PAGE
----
As the challenge is starting to feel more like a marathon than a sprint, it’s a good time now at the half-way mark to think about the cause behind this challenge. Motivation is needed, and taking a closer look at the work Labour Behind the Label does is a good way to get that motivation. This challenge isn’t only a way to challenge your own fashion or consumer habits, but it’s a way to raise awareness about the origins of our clothes and to raise funds for Labour Behind the Label. Donating to my fundraising page will only take two minutes of your time, and every small donation is a step closer to a fairer world!
Fashion is a beautiful thing: it’s great that you can express yourself and feel good with clothes, and shopping is fun. However, there is so much that goes into making clothes, so without conscious consumerism, you’re most likely supporting the extremely harmful practices of the modern fashion industry. I remember trying to go shopping a few years ago, without really knowing much about sustainable fashion or where to get it. I was feeling particularly disgusted by modern fashion industry’s production methods, and I was walking around a shopping mall, going through all the clothes stores. I looked at the labels on the clothes and in every single store all clothes had labels saying “Made in Bangladesh”, “Made in China”, “Made in Cambodia”, “Made in Sri Lanka”. I was desperately trying to find clothes made in countries where I could feel reassured that the workers weren’t exploited – and I couldn’t find them. Shopping ethically shouldn’t be so much of a struggle! Why do we as consumers have to do all the work, and why aren’t fashion retailers making sure their clothes are made in a way that doesn’t exploit workers? Supporting campaign groups like Labour Behind the Label takes us a step closer to living in a world where we can go to any store and buy clothes with a good conscience.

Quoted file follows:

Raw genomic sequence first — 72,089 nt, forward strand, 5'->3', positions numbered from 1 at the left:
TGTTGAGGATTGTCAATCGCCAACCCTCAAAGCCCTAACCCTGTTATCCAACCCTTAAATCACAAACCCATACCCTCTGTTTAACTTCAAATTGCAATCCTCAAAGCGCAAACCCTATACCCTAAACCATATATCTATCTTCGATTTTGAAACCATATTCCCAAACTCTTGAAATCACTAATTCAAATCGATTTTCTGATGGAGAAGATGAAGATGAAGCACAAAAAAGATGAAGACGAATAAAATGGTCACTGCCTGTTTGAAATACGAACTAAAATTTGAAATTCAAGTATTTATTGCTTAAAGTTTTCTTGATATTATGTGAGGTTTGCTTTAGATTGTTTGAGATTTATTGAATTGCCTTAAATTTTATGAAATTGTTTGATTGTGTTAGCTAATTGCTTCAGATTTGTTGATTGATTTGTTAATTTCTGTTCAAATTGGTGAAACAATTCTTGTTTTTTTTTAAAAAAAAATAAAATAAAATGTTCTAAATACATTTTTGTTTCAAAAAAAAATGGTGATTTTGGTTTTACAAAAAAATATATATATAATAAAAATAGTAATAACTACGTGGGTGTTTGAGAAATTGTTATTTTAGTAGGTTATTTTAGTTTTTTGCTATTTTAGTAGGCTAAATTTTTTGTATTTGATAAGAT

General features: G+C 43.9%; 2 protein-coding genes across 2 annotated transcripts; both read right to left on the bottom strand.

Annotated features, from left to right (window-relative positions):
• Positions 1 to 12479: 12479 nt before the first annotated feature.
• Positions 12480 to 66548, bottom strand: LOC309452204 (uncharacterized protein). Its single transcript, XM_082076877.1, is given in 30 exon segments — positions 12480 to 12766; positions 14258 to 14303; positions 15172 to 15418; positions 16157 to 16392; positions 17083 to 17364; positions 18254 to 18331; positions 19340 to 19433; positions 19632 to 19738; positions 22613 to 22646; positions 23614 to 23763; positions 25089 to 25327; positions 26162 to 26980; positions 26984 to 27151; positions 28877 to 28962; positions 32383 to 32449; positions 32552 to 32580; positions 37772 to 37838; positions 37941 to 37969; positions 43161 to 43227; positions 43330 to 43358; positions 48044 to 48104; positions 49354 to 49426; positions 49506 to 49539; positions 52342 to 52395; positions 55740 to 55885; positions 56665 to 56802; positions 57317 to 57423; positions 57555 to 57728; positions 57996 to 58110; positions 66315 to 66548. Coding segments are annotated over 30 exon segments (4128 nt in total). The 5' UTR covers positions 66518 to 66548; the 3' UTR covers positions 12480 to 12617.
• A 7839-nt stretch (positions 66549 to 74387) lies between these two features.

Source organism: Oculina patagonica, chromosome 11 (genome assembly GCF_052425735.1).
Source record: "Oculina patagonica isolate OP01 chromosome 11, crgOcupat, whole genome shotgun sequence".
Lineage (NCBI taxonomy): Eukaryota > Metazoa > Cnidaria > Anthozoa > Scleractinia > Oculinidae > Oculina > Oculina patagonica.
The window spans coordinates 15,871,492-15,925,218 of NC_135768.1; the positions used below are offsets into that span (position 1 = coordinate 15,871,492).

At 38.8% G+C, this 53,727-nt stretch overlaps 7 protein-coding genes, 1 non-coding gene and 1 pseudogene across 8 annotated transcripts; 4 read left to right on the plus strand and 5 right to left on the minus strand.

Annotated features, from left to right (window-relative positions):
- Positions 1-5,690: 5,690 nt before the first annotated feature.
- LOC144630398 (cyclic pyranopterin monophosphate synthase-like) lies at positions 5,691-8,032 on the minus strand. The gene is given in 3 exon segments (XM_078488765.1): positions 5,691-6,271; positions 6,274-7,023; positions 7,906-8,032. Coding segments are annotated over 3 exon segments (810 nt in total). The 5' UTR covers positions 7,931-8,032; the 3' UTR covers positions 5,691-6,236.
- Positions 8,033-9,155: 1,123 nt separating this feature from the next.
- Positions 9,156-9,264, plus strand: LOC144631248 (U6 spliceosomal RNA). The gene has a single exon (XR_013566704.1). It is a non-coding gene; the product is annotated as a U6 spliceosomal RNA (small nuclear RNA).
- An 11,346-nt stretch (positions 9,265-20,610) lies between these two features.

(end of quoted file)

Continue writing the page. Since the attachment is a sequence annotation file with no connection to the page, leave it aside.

I remember as a teenager making jokes about clothes being made in sweatshops – so I knew where and how clothes were made, but that didn’t stop me from buying them. In a way I knew what went into making our clothes, but I didn’t really think about it, or really understand what it meant. I feel like many people have similar views at the moment; clothes are seen as a positive, innocent thing, though at some level people understand that how they are made is far from innocent. Clothes are made to make you feel good about yourself, so what harm can it do to buy them? We need to realise that the horrid conditions in garment factories and the appalling pay workers get in them are real, and there are thousands of people who live in these conditions every single day. In the words of the amazing Arman Alizad that were made into a bunch of great memes “Kelatkaa! Nää ihmiset elää näin joka päivä!” (“Think about it! These people live like this every day!” – you probably won’t get why this is funny if you’re not Finnish and haven’t seen the memes).
One person can only do so much – my personal shopping preferences have little impact on the fashion industry at large. Of course, if ethical and sustainable fashion becomes mainstream and a large number of people commit to changing their consumer habits, changes will be made in the fashion industry. In addition to individuals making a change, it is imperative that there are campaigns like Labour Behind the Label raising awareness and working hard to understand the underlying problems of the fashion industry.